No Smoking Day 2018 – How Smoking Affects Your Orthodontic Treatment
This year, No Smoking Day falls on the 14th March and the 2018 theme is #TellUsYourWay. Everyone is different, so the idea of the campaign is for people to tell others how they have quit or plan to quit smoking. There are many different ways to approach quitting smoking, so by using the hashtag #TellUsYourWay, people will be able to encourage and help others to find the right way for them to stop smoking for good.
It's well known that smoking tobacco can have many negative effects on your overall health, but did you know just how negatively smoking can affect your orthodontic treatment?
Smoking increases the risk of tooth decay and gum disease
Smoking can make the mouth much more susceptible to the build-up of plaque and tartar, as well as other toxins ingested through smoking. Plaque and tartar are amongst the main causes of tooth decay and smoking reduces the amount of saliva generated in the mouth. Saliva contains substances that help to fight the acid in the mouth, reducing the generation of plaque, so the reduction of saliva associated with smoking can mean that tooth decay and gum disease are much more likely.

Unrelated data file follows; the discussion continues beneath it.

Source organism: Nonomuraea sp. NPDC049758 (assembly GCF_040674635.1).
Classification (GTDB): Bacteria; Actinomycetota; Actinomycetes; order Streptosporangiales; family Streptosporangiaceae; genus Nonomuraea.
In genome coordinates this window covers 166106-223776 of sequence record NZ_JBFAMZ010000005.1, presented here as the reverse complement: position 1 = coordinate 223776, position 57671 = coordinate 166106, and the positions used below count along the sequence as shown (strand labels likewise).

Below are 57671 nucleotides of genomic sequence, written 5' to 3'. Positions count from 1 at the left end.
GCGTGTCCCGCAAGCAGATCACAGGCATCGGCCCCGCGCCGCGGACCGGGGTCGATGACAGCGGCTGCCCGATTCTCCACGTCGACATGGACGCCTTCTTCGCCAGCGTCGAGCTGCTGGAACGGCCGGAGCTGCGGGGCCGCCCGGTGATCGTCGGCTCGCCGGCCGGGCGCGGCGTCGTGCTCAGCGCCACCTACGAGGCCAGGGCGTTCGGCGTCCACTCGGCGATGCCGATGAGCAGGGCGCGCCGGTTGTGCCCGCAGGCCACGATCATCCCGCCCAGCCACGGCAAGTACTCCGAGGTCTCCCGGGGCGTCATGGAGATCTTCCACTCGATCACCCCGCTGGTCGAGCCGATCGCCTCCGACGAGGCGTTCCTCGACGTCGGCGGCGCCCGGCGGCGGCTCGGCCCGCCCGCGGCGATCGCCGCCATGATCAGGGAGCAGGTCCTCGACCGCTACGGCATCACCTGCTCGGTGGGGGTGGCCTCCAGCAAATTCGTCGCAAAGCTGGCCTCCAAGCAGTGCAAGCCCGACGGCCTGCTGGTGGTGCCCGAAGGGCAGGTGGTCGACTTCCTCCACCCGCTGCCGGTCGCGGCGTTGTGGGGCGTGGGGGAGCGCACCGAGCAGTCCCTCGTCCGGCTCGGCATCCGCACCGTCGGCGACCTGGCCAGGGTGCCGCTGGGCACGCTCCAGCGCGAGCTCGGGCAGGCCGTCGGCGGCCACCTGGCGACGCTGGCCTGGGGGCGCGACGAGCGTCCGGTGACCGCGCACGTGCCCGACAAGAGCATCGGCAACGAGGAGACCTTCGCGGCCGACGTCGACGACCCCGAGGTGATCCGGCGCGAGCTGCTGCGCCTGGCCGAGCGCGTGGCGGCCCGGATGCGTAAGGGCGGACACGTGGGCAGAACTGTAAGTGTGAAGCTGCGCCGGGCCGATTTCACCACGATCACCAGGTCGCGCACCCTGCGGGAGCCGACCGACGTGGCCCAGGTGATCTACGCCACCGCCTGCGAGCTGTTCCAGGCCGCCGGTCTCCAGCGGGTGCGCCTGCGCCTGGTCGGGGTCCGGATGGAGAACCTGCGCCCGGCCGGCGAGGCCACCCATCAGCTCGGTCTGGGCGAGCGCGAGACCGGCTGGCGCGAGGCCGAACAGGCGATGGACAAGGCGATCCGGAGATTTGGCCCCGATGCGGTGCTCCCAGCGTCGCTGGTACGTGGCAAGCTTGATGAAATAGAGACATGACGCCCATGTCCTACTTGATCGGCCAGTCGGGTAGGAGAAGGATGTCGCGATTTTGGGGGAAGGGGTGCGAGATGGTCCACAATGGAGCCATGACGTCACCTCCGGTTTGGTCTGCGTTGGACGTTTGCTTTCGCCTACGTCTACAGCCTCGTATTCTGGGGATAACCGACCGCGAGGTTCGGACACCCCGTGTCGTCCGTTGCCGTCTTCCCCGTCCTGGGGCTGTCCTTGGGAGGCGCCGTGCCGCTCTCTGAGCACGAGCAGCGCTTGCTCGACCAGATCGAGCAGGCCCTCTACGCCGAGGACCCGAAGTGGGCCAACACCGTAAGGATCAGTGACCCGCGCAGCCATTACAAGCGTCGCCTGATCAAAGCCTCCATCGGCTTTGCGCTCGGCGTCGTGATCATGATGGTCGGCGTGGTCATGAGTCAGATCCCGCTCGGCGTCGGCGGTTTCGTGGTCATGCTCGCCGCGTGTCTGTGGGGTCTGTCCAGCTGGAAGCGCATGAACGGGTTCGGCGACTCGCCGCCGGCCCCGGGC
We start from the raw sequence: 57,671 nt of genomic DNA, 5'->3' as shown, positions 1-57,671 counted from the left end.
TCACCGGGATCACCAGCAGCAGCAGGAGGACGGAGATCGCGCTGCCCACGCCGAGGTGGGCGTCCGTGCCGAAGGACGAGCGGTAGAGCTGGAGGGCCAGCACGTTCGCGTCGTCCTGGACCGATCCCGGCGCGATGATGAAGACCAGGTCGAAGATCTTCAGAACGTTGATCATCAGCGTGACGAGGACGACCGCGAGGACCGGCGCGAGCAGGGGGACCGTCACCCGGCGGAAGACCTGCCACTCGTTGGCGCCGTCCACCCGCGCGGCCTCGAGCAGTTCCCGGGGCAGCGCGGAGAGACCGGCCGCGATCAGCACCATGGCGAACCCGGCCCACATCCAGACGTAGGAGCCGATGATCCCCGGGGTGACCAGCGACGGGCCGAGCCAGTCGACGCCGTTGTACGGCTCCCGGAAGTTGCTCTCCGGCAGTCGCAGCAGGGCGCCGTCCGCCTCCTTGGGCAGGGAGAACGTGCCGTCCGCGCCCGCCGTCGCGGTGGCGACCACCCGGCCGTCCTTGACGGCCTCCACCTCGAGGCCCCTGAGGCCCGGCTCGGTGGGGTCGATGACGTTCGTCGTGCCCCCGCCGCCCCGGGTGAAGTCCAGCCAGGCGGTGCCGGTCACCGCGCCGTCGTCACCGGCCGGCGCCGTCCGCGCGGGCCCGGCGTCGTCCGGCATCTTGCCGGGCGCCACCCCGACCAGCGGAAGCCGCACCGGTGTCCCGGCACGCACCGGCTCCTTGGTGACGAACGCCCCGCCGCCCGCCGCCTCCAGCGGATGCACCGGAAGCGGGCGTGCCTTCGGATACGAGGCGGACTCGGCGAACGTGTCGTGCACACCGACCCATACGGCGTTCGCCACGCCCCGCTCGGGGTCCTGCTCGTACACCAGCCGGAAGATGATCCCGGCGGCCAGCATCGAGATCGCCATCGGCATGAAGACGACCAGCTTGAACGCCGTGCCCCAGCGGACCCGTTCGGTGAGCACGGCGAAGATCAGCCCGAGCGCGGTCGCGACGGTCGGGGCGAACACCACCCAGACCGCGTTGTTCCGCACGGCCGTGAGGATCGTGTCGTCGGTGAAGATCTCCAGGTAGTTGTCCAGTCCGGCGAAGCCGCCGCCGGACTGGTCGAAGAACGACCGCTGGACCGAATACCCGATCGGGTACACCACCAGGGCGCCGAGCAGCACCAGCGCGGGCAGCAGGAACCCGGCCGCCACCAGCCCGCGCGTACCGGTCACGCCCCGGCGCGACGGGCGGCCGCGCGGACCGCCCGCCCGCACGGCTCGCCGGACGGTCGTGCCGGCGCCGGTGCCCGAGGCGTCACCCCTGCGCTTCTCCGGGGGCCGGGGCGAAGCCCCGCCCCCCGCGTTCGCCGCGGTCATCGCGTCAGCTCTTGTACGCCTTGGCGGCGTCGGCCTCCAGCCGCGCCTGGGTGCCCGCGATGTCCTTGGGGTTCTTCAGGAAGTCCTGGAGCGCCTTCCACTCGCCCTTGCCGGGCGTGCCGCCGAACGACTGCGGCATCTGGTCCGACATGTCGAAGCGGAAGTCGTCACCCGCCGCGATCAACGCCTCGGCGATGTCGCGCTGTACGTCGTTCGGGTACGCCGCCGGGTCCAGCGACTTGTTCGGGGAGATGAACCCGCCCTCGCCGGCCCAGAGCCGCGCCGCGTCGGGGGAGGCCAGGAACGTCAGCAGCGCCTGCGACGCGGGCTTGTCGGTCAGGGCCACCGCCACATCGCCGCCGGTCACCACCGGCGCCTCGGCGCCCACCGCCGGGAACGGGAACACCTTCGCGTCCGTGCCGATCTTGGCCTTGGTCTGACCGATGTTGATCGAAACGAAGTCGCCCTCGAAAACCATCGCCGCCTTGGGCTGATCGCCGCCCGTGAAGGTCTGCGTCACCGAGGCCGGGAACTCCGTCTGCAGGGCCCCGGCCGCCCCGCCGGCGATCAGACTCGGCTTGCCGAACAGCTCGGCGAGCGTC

Smoking can negatively affect your jaw bones
It’s not just the teeth and gums that can be affected by smoking; gum disease can lead to tooth and bone loss. Bone loss can significantly slow down the teeth straightening processes, so you could find yourself wearing braces for much longer than expected. In serious cases, bone loss can also lead to the loss of teeth – bacteria related to periodontitis (gum disease) eats away at the jawbone and the periodontal ligaments that connect the teeth to the bone. When teeth are lost and left unreplaced and untreated, this can lead to further bone loss and potentially more lost teeth.
Smoking causes tooth discolouration
As well as contributing to the generation of plaque and tartar in the mouth, toxins created by smoking also stick to the plaque on your teeth, leading them to become stained yellow or brown. However, it’s not only the teeth that can be stained by smoking - the clear brackets of ceramic braces or the plastic aligners of Invisalign can also be left looking yellow and unsightly. Whilst clear aligners and ceramic braces provide excellent discreet teeth straightening treatment, when stained by smoking, they are certainly less inconspicuous.
Whilst wearing braces can make it more difficult to clean your teeth, this means that the best possible oral hygiene routine is more important than ever. As well as following our top oral health tips for patients with dental braces, we strongly consider that you take steps to improve your oral and overall health by not smoking. If you have quit smoking or have decided to do so, be sure to share your tips on social media using #TellUsYourWay.
To learn more about orthodontic treatments at Northenden House Orthodontics, be sure to call 0161 988 2622.
- Mohammad Malik